Date published: 2005-07-27
Rated 5 out of 5 by from MUST READ!! This book drew me in right in the first chapter and I could hardly put it down. I found myself getting so attached to the characters that I even shed a tear or two for them. This book is a must read!! Bravo!!
Date published: 2005-05-25
Rated 5 out of 5 by from The Way The Crow Flies Anne-Marire MacDonald weaves a compelling story with intricate character development. Her gift of story-telling, transports the reader into the pages...you can smell the air and feel the temperature. You don't have to be a child of the sixties to enjoy this book. I highly recommmend this read to all.
Date published: 2005-01-03
Rated 1 out of 5 by from Needs Editing!! It's called editing, and Ann Marie MacDonald needs an editor . The only reason I finished the book was because it was our book club selection. While the beginning held promise, there were, as a previous review stated, lots and lots of words , it just never got more interesting. I read MacDonald's previous book, Fall on Your Knees, and had found it only slightly more compelling. I do think, however, that a CHANGE OF SUBJECT is in order. Perhaps she could write about something other than child sexual abuse? Yes, I too believe that Ann-Marie MacDonald is in way over her head and just because the CBC may celebrate her work doesn't mean she actually is a literary genius , or even a competent author. I felt that the basic plot was good, but it just didn't turn out to be worth it to try and finish the book. It became so tedious, that I found myself flipping pages just to weed out the body of the plot from the detritus. AVOID THIS BOOK, (unless you have insomnia).
Date published: 2005-01-02
Rated 5 out of 5 by from The Way the Crow Flies I was so taken back by the literary genius we call Ann-Marie MacDonald. I was a little apprehensive when I first picked up this book thinking there's no way it could compare to her 'Fall on Your Knees' but again I was amazed just how excellent and outstanding this book is. Both MacDonald books I've read are so magical and yes do take awhile to get into, but jeez once you're captivated by it's beauty it's damn near impossible to put down.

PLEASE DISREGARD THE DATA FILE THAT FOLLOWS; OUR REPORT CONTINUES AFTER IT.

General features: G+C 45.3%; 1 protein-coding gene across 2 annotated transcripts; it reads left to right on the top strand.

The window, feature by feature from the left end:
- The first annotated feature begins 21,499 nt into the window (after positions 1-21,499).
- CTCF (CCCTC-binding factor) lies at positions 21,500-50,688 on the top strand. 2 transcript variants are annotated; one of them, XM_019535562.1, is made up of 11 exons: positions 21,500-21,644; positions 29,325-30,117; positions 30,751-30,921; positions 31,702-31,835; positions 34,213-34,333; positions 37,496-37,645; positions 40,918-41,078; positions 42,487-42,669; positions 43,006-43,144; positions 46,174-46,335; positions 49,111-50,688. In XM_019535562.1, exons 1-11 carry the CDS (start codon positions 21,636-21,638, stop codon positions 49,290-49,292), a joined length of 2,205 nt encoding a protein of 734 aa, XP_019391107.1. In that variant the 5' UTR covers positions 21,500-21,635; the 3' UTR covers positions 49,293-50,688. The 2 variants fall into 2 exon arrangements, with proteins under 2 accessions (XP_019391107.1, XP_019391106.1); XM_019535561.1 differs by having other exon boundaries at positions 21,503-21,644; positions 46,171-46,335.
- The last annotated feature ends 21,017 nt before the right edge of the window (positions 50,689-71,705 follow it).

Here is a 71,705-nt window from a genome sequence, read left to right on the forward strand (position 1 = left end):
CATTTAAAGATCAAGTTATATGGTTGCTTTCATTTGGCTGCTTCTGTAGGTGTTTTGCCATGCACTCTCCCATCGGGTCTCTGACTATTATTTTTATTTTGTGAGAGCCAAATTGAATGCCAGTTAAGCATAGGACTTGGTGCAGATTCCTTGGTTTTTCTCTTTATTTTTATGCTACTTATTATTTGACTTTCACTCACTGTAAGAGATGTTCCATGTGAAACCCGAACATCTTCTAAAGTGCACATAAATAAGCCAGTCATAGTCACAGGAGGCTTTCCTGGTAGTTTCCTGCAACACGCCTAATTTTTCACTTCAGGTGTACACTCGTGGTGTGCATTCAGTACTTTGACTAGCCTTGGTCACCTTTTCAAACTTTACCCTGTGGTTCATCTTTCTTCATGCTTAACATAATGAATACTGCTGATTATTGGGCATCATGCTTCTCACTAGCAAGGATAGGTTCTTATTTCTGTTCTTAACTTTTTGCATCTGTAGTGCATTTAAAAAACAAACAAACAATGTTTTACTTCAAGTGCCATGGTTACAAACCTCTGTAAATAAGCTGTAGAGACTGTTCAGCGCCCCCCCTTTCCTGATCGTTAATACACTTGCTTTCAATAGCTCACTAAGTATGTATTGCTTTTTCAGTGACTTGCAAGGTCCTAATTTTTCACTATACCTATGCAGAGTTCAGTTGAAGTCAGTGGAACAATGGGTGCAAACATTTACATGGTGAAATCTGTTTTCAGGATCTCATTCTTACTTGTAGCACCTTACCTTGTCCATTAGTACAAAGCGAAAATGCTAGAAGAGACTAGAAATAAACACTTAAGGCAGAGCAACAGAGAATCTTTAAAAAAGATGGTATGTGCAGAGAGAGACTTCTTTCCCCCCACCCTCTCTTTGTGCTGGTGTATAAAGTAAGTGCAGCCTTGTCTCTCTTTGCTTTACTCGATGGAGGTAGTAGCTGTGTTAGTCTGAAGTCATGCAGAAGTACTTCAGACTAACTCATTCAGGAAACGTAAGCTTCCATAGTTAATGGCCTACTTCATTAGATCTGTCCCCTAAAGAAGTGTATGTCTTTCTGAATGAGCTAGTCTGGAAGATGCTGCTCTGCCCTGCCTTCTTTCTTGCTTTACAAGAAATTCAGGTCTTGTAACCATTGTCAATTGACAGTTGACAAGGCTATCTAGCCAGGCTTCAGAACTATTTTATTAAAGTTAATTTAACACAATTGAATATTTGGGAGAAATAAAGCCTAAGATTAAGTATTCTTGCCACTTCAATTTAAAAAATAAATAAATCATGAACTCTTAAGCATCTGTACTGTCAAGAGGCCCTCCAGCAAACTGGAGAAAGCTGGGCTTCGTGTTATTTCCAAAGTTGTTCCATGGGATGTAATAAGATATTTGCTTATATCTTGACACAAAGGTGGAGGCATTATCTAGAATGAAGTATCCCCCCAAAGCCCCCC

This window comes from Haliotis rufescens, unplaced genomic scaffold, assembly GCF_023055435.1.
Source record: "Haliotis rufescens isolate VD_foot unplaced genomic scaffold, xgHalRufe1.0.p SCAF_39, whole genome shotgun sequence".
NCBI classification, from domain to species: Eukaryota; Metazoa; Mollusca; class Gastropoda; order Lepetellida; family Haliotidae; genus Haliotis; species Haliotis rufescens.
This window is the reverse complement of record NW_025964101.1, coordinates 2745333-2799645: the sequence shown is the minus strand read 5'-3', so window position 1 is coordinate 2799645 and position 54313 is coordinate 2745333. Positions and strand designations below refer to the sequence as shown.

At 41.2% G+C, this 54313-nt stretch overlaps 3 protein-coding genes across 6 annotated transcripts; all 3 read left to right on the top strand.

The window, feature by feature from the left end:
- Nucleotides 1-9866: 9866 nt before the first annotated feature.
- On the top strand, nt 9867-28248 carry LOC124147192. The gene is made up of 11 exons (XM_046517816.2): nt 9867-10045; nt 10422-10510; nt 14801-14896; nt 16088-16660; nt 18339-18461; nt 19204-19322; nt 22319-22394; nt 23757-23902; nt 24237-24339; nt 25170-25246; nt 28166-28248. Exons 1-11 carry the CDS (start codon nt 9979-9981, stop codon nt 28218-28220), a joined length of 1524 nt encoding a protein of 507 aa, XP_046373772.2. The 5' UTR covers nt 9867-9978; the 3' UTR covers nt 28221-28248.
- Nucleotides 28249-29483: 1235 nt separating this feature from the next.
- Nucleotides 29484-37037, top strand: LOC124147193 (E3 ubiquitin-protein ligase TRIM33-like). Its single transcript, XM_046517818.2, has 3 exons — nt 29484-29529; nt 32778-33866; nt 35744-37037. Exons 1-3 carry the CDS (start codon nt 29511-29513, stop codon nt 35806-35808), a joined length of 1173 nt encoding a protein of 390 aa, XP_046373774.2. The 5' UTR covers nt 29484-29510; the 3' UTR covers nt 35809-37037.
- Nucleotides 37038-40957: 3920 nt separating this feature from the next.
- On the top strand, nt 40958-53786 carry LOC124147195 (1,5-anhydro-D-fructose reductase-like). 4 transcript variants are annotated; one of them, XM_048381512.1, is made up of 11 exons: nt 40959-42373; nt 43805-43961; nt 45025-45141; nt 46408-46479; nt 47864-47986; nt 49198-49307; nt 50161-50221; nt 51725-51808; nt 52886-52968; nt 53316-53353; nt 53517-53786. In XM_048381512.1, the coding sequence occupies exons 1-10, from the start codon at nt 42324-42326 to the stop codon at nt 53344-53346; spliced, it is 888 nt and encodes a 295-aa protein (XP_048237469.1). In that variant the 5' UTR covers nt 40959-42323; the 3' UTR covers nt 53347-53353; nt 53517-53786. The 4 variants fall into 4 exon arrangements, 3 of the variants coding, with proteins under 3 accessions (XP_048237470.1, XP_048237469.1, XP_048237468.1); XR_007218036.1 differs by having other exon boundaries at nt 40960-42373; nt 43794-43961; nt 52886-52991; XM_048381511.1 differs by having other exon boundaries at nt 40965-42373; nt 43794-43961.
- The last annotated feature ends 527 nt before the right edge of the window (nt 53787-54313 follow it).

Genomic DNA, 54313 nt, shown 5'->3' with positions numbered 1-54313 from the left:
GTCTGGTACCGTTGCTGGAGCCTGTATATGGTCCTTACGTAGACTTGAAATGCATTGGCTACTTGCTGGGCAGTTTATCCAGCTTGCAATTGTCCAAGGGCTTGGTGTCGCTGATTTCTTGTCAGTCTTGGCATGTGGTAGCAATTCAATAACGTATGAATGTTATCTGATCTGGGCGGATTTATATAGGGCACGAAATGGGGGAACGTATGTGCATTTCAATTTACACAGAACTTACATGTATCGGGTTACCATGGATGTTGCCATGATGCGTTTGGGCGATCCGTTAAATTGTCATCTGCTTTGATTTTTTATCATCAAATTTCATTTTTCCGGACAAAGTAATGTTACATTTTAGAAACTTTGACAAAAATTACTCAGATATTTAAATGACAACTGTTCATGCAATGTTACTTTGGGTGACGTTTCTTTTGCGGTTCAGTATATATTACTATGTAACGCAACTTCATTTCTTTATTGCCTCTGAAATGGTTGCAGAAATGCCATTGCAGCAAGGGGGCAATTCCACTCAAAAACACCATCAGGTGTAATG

Date published: 2004-12-17
Rated 5 out of 5 by from Remarkable A wonderful story, that captures the spirit of the 60s and 70's with delightful ease. Great historical references regarding Canada's involvement in the world wars as well as the cold war and the race for the moon. Character development is wonderful and it was difficult to let go of Mimi, Madeleine, Colleen, and even Rex in the end. This is a delightful story, despite dark undercurrents of child abuse, the holocaust, and many of the other injustices too common in this world. It was a walk down memory lane with bugs bunny and air raid sirens, stay at home moms, and running through sprinklers. And, it was a gut wrenching study of human nature. A wonderful book that I can't wait to pass around to friends. I am looking forward to MacDonald's next book. This one was even better that Fall on Your Knees - this author is definately honing her craft.
Date published: 2004-12-17
Rated 1 out of 5 by from BORING!! This one just doesn't cut it. I gave up after three tries, hoping it would get interesting, but no such luck. Lots and lots of words, going nowhere. I had hoped for better because I'd just read the new book about Steven Truscott, but this was just too dull to finish. And MacDonald should either research her material or stop writing about things that happened before her time. I can assure her that no fathers in the 1950s were 'jogging' -- that's a term that didn't even come into play until about the 1970s. Little anachronisms like this just make it clear that she's over her depth. AVOID THIS BOOK.